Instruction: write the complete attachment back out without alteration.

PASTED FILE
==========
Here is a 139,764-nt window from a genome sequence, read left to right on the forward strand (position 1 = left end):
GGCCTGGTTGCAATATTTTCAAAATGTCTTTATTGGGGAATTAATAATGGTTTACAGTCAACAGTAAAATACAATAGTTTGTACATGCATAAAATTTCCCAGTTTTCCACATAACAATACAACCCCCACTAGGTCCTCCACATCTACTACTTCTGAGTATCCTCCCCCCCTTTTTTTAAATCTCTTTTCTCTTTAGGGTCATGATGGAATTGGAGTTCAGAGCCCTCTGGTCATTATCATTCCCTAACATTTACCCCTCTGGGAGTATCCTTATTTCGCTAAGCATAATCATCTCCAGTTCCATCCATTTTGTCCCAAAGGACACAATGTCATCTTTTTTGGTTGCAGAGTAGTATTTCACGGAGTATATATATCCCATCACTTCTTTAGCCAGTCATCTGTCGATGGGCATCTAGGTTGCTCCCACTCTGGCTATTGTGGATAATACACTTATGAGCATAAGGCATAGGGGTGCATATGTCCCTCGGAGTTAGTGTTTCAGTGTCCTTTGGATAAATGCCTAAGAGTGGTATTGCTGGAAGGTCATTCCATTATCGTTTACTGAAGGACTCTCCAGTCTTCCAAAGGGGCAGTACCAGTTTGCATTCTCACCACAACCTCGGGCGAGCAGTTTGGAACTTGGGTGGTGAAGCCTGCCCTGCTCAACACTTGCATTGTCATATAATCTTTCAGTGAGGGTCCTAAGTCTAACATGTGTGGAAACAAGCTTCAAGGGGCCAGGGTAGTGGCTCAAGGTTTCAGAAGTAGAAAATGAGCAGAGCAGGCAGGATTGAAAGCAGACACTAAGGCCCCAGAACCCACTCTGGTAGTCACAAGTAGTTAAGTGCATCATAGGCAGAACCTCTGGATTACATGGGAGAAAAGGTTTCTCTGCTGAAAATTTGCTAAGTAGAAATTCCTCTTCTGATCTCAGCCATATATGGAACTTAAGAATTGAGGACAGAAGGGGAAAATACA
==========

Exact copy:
Here is a 139,764-nt window from a genome sequence, read left to right on the forward strand (position 1 = left end):
GGCCTGGTTGCAATATTTTCAAAATGTCTTTATTGGGGAATTAATAATGGTTTACAGTCAACAGTAAAATACAATAGTTTGTACATGCATAAAATTTCCCAGTTTTCCACATAACAATACAACCCCCACTAGGTCCTCCACATCTACTACTTCTGAGTATCCTCCCCCCCTTTTTTTAAATCTCTTTTCTCTTTAGGGTCATGATGGAATTGGAGTTCAGAGCCCTCTGGTCATTATCATTCCCTAACATTTACCCCTCTGGGAGTATCCTTATTTCGCTAAGCATAATCATCTCCAGTTCCATCCATTTTGTCCCAAAGGACACAATGTCATCTTTTTTGGTTGCAGAGTAGTATTTCACGGAGTATATATATCCCATCACTTCTTTAGCCAGTCATCTGTCGATGGGCATCTAGGTTGCTCCCACTCTGGCTATTGTGGATAATACACTTATGAGCATAAGGCATAGGGGTGCATATGTCCCTCGGAGTTAGTGTTTCAGTGTCCTTTGGATAAATGCCTAAGAGTGGTATTGCTGGAAGGTCATTCCATTATCGTTTACTGAAGGACTCTCCAGTCTTCCAAAGGGGCAGTACCAGTTTGCATTCTCACCACAACCTCGGGCGAGCAGTTTGGAACTTGGGTGGTGAAGCCTGCCCTGCTCAACACTTGCATTGTCATATAATCTTTCAGTGAGGGTCCTAAGTCTAACATGTGTGGAAACAAGCTTCAAGGGGCCAGGGTAGTGGCTCAAGGTTTCAGAAGTAGAAAATGAGCAGAGCAGGCAGGATTGAAAGCAGACACTAAGGCCCCAGAACCCACTCTGGTAGTCACAAGTAGTTAAGTGCATCATAGGCAGAACCTCTGGATTACATGGGAGAAAAGGTTTCTCTGCTGAAAATTTGCTAAGTAGAAATTCCTCTTCTGATCTCAGCCATATATGGAACTTAAGAATTGAGGACAGAAGGGGAAAATACA